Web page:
The New Zealand dollar edged lower against the greenback after a small rally in US bond yields in the New York session boosted investor appetite for the US currency.
The kiwi recently traded at US80.65 cents, down from US80.91c at 5pm on Friday, while on the Trade Weighted Index of major trading partners' currencies it slipped to 72.93 from 72.99.
Yields on US 10-year Treasuries spiked last week to a three month high of 1.8398 per cent after data suggested the world's biggest economy was still recovering, dousing some bets the Federal Reserve would forced to rollout another round of quantitative easing.
That tilted demand in favour of the US dollar, and away from risk-link currencies such as the New Zealand and Australian dollar. The kiwi mostly held its ground, but reports that Australian Prime Minister Julia Gillard is set to face a new leadership challenge added momentum to the sell off in the Aussie.
"Currencies continued to bask in afterglow of the jump in US bond yields, garnering support for the US dollar," said Mike Jones, a market strategist at Bank of New Zealand. He characterised trading in the offshore session as a "listless, range bound affair".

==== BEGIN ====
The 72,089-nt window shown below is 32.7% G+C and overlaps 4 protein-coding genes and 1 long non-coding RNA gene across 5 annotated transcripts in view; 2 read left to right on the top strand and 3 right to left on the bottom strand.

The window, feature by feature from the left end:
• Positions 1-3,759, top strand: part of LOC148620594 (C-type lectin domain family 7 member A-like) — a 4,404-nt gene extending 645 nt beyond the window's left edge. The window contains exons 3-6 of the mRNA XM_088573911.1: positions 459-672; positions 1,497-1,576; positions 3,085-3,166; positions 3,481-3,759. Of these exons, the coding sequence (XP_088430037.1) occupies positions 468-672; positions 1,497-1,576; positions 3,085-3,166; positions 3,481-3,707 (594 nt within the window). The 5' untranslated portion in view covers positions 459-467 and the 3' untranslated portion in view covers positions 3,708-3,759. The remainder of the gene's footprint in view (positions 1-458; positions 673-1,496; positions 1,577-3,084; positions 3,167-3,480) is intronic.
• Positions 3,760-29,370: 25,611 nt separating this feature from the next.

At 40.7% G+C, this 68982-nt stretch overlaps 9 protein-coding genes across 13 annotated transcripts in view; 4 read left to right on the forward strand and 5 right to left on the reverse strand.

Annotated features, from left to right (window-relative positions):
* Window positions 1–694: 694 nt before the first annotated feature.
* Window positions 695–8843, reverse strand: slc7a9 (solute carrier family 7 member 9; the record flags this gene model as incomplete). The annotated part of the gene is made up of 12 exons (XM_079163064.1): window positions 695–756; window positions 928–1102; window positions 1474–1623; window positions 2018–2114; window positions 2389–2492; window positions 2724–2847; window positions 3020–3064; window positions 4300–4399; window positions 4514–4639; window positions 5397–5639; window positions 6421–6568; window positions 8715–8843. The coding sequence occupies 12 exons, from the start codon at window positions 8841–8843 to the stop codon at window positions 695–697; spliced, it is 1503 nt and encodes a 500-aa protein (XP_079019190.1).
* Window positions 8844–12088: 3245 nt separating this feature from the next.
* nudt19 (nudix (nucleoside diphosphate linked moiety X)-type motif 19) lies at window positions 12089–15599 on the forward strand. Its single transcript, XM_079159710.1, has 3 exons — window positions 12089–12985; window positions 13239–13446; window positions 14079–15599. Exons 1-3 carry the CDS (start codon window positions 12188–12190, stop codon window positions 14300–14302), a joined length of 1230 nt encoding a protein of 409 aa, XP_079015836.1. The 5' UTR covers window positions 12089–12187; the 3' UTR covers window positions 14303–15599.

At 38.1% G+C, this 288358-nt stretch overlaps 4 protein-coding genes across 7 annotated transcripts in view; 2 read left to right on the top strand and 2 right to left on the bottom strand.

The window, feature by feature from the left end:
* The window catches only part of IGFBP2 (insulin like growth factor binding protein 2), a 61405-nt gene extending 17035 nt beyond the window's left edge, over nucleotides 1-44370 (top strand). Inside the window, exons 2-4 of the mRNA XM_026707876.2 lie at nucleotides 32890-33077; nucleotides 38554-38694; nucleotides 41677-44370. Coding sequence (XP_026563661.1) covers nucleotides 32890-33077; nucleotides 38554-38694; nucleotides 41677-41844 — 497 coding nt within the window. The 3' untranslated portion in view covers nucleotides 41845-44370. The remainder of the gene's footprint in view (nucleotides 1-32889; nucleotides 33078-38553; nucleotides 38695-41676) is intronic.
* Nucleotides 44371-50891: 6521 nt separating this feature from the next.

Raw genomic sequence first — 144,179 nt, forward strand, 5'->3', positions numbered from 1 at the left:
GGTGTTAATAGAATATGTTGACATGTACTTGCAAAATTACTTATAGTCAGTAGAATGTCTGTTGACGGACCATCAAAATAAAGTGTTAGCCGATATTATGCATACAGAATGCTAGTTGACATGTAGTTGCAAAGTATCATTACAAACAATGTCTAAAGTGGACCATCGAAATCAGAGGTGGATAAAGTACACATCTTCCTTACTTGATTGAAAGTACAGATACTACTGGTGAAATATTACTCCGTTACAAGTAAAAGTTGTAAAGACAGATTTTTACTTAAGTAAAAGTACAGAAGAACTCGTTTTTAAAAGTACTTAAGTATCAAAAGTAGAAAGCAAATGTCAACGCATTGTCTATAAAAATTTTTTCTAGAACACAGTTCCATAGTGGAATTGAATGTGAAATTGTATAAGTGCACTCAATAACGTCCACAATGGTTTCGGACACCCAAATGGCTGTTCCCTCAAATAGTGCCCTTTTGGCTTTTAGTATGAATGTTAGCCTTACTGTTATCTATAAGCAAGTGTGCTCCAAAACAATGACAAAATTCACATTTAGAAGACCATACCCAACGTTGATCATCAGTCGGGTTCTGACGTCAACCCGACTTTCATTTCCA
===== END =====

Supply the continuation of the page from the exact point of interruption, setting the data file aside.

There is little in the way of currency-moving data on the New Zealand calendar this week, shifting the focus to the release of the US Federal Open Market Committee minutes on Wednesday, followed by various US housing data releases.
Eurozone policy meetings also start in the latter half of the week, and any headline shocks will most probably flow through into markets, Jones said.
On the crosses, the New Zealand dollar recently traded at 77.33 Australian cents, up from 77.29 on Friday, and slipped rose to 64.05 yen from 64.18 yen. The kiwi fell to 65.31 euro cents from 65.55 euro cents last week, and it dropped to 51.37 pence from 51.54 pence.
The kiwi may trade between US80.40c and US81c today, according to Jones, with further range trading in store for the remainder of the week albeit with a downward bias.